I know a lot of you are justifiably proud about making ricotta in the comfort of your own home. And if you are, chances are you are using this recipe from the New York Times. It’s a great recipe. It makes great cheese, which is rich and creamy and perfect for using in any recipe that calls for ricotta. Also? It’s probably much better than any store bought ricotta you can get in the USA.
But here’s the thing: It’s not really ricotta.
I’m usually not one to naysay colleagues, (and especially ones that are good friends!) but Melissa and I have actually had this conversation. And in fact this conversation is one that has happened many times over between me and countless friends and colleagues. And not just me. Anyone who lives in Italy, or who writes primarily about Italian food knows that ricotta is a very different kind of cheese.
Unlike the recipes for making your own ricotta at home (which call for milk and yogurt) real ricotta is a much poorer affair. It is made with leftovers. The leftovers in this case being the whey that is leftover after you make mozzarella.
Once the mozzarella is made (and you can see this video for how that happens) the leftover whey is then re-cooked. And in fact the meaning of ricotta is re-cook. Get it? Ri-cotta = re-cooked. Once the whey reaches the correct temperature small, delicate, curds start to float to the top. They are then carefully scooped up from the top of the whey and transferred to drain in baskets.
These curds are not especially rich. In fact, they are naturally low in fat since most of the good stuff all went into the original curds that were destined for mozzarella.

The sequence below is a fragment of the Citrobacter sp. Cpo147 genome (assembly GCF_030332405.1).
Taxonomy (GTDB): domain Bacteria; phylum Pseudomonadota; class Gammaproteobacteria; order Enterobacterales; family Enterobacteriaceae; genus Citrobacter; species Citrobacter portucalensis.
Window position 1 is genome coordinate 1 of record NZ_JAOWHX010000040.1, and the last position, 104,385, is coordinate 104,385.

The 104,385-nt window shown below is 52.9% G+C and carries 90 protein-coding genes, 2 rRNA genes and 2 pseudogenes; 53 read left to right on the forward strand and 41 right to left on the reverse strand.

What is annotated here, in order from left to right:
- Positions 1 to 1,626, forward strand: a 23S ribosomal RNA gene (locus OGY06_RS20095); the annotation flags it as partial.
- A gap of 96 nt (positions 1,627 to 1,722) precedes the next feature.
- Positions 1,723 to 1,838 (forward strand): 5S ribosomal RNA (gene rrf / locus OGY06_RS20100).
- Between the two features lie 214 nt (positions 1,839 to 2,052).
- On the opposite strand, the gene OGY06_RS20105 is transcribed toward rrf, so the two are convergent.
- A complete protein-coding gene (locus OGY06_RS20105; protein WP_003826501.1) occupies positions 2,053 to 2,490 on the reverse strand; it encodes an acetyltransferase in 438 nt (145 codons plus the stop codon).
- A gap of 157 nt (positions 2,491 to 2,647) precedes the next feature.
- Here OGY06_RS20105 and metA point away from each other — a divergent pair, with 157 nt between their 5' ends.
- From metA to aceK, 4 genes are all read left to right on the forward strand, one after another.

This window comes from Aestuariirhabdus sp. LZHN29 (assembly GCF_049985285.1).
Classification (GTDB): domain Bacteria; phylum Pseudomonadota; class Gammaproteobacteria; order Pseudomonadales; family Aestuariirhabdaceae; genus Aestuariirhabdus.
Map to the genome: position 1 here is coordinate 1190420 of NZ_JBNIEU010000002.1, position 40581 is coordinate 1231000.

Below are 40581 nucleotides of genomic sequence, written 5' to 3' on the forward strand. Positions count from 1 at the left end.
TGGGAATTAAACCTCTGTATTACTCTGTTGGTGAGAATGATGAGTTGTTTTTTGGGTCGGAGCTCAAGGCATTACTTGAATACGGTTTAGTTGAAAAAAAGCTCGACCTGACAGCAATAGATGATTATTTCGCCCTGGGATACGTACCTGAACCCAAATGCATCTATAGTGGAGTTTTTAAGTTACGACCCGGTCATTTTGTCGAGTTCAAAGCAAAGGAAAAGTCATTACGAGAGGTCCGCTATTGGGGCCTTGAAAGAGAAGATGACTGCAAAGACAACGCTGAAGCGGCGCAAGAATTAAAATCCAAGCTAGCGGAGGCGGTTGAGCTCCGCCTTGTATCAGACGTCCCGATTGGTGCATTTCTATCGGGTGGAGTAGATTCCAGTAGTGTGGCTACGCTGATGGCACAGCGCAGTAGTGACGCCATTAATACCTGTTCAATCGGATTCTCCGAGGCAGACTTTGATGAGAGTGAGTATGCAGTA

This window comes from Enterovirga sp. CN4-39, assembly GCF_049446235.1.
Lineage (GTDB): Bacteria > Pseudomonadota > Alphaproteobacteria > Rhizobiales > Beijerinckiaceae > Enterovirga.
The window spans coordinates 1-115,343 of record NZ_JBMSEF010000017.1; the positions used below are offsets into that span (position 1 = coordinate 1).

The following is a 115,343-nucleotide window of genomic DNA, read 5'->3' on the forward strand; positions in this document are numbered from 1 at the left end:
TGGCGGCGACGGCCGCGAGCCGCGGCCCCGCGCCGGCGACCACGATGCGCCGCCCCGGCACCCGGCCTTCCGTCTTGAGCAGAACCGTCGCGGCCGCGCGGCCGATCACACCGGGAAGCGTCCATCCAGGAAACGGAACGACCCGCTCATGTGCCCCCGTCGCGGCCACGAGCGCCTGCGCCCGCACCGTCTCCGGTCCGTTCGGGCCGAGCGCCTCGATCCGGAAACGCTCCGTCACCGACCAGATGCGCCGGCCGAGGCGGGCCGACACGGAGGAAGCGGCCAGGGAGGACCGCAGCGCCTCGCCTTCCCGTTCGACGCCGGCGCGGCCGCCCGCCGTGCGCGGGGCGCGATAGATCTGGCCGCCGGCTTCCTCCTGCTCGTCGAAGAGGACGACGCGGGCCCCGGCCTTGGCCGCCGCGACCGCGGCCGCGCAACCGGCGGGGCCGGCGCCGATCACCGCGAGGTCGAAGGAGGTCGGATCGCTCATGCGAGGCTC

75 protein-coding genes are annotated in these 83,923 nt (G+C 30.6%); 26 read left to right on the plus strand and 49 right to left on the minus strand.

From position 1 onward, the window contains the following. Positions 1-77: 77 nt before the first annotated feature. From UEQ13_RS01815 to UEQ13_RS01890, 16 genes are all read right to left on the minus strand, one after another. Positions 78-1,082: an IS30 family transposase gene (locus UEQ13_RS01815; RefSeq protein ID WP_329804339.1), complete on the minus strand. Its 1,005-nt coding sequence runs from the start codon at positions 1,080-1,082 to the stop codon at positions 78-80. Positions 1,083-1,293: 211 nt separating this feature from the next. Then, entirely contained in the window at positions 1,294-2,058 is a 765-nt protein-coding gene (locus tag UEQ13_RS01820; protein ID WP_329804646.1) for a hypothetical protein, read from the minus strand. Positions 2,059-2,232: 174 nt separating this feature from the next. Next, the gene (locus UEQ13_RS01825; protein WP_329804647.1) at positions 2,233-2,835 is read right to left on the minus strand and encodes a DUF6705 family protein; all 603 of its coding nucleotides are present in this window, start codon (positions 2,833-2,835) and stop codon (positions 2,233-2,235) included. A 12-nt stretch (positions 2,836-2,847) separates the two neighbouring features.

Making true ricotta is much more challenging, of course, than simply reheating the whey. It takes skill and it takes the right ingredients, just like any sort of cheese making. A few weeks ago I got to see master ricotta makers in action. After Sophie and I saw the mozzarella being made at Caseificio Montecristo, we stayed and watched them transform the leftover whey into ethereally light ricotta. You can watch too.
Via Campette (Complesso Europalace)
Todi , Pian di Porto
Open Monday-Saturday (closed at lunch time)
Located just off the Todi-Orvieto Exit on the E45. You’ll see the sign for the Europalace Hotel.
For more information on dining in Umbria and Italy download my app, EAT ITALY. EAT ITALY is a free app, and contains guides to Venice, Milan, Rome, Florence, Torino and Umbria (and an ever expanding list of regions and cities) available as in-app purchases for both iPhone and iPad.